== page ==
Urszula Sobol, MD
A screeching sound comes from the swing as my kids are swinging, cars in the distance make their rumbling noises, children playing at the park are squealing in delight. Eventually, a plane landing over our heads overpowers it all. It is an early evening on a nice summer day. A warm breeze is blowing, and the pleasant smell of lilacs lingers over us. However, my mind is somewhere else, unaware of my beautiful surroundings.
It is back at the hospital with a consult patient who has a platelet count of 2000.
I think to myself, Did I do everything right, will she be OK overnight? It quickly wanders to the patient with marantic endocarditis, extensive thromboembolic events, and now, new hemorrhagic cerebrovascular accidents. He is unlikely to get through the night; I did not get a chance to say goodbye. A young patient with persistent fevers and lymphadenopathy comes to my mind; I hope it’s rheumatologic and not lymphoma…
My kid screaming “Higher, higher mommy,” brings me back to reality. As I push the swing harder, I become aware of the lovely environment that surrounds me, the smell of lilacs in the air, and my kids with their playful faces as they swing higher and higher. Even the horrendous screeching sound from the swing doesn’t bother me today. I start to appreciate the happy, peaceful moment. I try not to let my mind wander back to the dark hallways of the hospital.
Beginning fellowship with a 2-year-old son and a 1-month-old daughter was extremely anxiety provoking. My husband would joke with me, in hopes that a protective layer of sarcasm would make my insomnia disappear. My husband would say, “You know, you will be just fine.”
Now, more than halfway through my fellowship experience, I know I am fine. However, I am still juggling tasks as I try to balance my life at home and life at work. Who will babysit tomorrow night when the nanny leaves but we have to work late; whose turn is it now: my mother, mother-in-law, sister? I’ve realized that raising my kids is a whole-family endeavor. Certainly, I could not make ends meet without them.
As my daughter, Alexandra, began to speak, she referred to her nanny as “Mommy.” I was devastated. I wondered if she thought I was an occasional visitor at home who comes to play with her at night but then leaves in the morning before she’s awake. My son, Adam, would try to make me feel better by saying, “Mommy, she’s just saying this because she misses you.” When Alexandra does wake up early enough, before I depart for work, she does not leave my side.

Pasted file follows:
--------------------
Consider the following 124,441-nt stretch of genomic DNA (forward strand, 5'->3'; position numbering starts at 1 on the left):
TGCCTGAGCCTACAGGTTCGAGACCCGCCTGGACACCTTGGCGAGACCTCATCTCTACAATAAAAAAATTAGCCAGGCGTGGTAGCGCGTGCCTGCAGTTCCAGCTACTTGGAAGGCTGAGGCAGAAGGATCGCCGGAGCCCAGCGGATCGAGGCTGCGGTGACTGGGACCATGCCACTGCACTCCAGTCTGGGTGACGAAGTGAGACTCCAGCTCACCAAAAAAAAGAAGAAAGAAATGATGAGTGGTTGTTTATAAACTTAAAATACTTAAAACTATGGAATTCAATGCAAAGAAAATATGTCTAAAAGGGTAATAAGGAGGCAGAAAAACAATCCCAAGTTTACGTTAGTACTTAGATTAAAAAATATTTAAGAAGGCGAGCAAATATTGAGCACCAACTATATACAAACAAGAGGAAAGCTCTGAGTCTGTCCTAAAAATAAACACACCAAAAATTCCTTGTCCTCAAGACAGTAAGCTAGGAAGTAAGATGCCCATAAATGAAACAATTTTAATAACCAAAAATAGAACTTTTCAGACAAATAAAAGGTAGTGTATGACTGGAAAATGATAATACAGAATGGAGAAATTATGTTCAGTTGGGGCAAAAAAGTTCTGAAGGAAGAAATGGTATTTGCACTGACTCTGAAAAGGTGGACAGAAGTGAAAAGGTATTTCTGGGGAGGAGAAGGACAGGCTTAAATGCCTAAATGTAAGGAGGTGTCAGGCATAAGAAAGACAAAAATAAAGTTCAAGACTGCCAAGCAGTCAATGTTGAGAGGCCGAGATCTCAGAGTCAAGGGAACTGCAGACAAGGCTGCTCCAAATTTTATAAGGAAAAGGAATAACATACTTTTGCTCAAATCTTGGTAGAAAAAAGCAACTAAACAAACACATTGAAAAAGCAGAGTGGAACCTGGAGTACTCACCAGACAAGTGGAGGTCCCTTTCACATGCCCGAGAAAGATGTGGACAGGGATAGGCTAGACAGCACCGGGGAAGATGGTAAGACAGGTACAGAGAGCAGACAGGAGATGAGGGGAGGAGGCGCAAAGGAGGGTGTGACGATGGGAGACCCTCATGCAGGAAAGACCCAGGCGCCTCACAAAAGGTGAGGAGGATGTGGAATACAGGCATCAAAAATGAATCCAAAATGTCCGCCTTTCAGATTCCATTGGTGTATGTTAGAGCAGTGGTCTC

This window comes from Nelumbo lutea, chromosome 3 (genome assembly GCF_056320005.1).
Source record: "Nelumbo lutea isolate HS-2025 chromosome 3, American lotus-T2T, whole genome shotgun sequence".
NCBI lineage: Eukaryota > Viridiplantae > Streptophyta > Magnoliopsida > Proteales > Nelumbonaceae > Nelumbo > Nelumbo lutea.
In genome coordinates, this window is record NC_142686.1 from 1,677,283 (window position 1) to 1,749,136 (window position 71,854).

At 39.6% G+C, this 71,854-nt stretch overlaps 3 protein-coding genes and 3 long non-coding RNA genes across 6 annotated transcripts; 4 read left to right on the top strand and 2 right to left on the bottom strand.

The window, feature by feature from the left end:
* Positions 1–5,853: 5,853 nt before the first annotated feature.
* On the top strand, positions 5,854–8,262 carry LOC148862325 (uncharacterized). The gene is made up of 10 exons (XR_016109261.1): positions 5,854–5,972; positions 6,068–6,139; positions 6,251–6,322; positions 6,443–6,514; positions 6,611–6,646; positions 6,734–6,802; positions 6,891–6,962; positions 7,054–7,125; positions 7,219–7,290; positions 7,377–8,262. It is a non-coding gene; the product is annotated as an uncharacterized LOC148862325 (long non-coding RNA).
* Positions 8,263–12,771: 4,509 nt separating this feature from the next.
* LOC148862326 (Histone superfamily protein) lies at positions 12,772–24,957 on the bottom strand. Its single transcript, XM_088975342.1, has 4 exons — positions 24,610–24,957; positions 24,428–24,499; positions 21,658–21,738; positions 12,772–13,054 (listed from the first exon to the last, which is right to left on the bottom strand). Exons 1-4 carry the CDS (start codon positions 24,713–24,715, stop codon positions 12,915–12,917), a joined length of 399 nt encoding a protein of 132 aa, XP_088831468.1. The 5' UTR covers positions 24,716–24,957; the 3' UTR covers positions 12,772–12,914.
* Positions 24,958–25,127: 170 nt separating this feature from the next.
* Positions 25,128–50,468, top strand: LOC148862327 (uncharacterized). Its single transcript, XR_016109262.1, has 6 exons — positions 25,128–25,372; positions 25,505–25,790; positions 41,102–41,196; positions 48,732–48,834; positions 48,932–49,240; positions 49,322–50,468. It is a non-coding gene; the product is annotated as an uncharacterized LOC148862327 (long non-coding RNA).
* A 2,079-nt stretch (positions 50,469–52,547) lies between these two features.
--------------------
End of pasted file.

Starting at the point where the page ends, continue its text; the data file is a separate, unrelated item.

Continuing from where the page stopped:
My heart melts as I watch her enormous tears trickle down her cheeks in an attempt to stop me from leaving. Adam attempts to reason with her by saying, “Mommy has to go help the sick at the hospital, and daddy has to go to work to make money for our toys.” Alexandra stands for a minute and thinks about what he’s said, and then bursts out crying, as she tries to have her way-her real mommy at home with her.
After the swinging and sliding at the park we finally head home. Both Alexandra and Adam want to watch a cartoon during dinner. I am too tired to argue, and too tired to teach, for the millionth time, the proper table etiquette. I place the iPad on the table, and we eat dinner and enjoy good-old-silly Tom and Jerry. Bath time goes fairly smoothly, and as always, is filled with fun and splashing for my children but frustration for me.
Finally, bedtime…As I sit on the beanbag chair in the middle of the room, I doze off before Alexandra and Adam do, and my bedtime story turns into work-related random words, thoughts, and conversations.
Adam wakes me up. “Mom, that’s not how the story goes, tell us the right one,” he says. When they’re finally asleep I feel exhausted. I’m glad to see my husband has cleaned up after dinner. I can get ready for bed…But wait, what about my reading list, my manuscript revision, and looking up my patients for clinic tomorrow? As I lay in bed, I decide I’m too tired. These things just have to wait until the morning.
During work on the following day, I am angry with myself for not looking up my patients before clinic. I am so far behind. I thought I promised myself I would always be prepared… After clinic I have a research meeting. Should I cancel it? I did not make the necessary changes to the manuscript… No, I’m a professional. I will not cancel last minute… The meeting turns out to be quite fruitful. I will submit this project as an abstract at ASH prior to full publication. Great… add “prepare a poster presentation” to my long to-do list.